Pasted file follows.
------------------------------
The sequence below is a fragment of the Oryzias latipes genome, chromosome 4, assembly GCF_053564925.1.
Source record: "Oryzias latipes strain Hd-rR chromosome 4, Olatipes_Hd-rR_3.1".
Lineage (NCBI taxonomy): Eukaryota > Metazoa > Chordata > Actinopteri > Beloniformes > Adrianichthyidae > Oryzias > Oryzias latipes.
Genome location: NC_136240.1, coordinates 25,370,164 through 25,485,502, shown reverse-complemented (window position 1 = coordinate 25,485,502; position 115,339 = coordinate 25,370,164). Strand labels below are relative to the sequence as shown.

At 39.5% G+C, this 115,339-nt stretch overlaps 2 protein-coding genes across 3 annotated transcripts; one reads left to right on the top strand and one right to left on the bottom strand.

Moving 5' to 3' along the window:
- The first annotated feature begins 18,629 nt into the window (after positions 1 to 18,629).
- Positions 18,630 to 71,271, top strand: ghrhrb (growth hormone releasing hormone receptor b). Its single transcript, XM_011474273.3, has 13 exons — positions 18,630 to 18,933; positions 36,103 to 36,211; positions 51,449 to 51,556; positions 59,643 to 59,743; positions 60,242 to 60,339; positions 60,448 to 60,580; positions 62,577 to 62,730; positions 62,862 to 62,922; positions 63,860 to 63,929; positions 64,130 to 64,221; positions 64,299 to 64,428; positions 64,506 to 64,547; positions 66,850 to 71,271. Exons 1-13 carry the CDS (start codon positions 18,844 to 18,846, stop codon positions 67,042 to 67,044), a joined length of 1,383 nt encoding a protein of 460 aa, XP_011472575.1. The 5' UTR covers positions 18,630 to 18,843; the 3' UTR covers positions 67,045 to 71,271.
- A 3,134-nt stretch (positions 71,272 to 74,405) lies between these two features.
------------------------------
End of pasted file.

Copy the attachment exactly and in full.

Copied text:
The sequence below is a fragment of the Oryzias latipes genome, chromosome 4, assembly GCF_053564925.1.
Source record: "Oryzias latipes strain Hd-rR chromosome 4, Olatipes_Hd-rR_3.1".
Lineage (NCBI taxonomy): Eukaryota > Metazoa > Chordata > Actinopteri > Beloniformes > Adrianichthyidae > Oryzias > Oryzias latipes.
Genome location: NC_136240.1, coordinates 25,370,164 through 25,485,502, shown reverse-complemented (window position 1 = coordinate 25,485,502; position 115,339 = coordinate 25,370,164). Strand labels below are relative to the sequence as shown.

At 39.5% G+C, this 115,339-nt stretch overlaps 2 protein-coding genes across 3 annotated transcripts; one reads left to right on the top strand and one right to left on the bottom strand.

Moving 5' to 3' along the window:
- The first annotated feature begins 18,629 nt into the window (after positions 1 to 18,629).
- Positions 18,630 to 71,271, top strand: ghrhrb (growth hormone releasing hormone receptor b). Its single transcript, XM_011474273.3, has 13 exons — positions 18,630 to 18,933; positions 36,103 to 36,211; positions 51,449 to 51,556; positions 59,643 to 59,743; positions 60,242 to 60,339; positions 60,448 to 60,580; positions 62,577 to 62,730; positions 62,862 to 62,922; positions 63,860 to 63,929; positions 64,130 to 64,221; positions 64,299 to 64,428; positions 64,506 to 64,547; positions 66,850 to 71,271. Exons 1-13 carry the CDS (start codon positions 18,844 to 18,846, stop codon positions 67,042 to 67,044), a joined length of 1,383 nt encoding a protein of 460 aa, XP_011472575.1. The 5' UTR covers positions 18,630 to 18,843; the 3' UTR covers positions 67,045 to 71,271.
- A 3,134-nt stretch (positions 71,272 to 74,405) lies between these two features.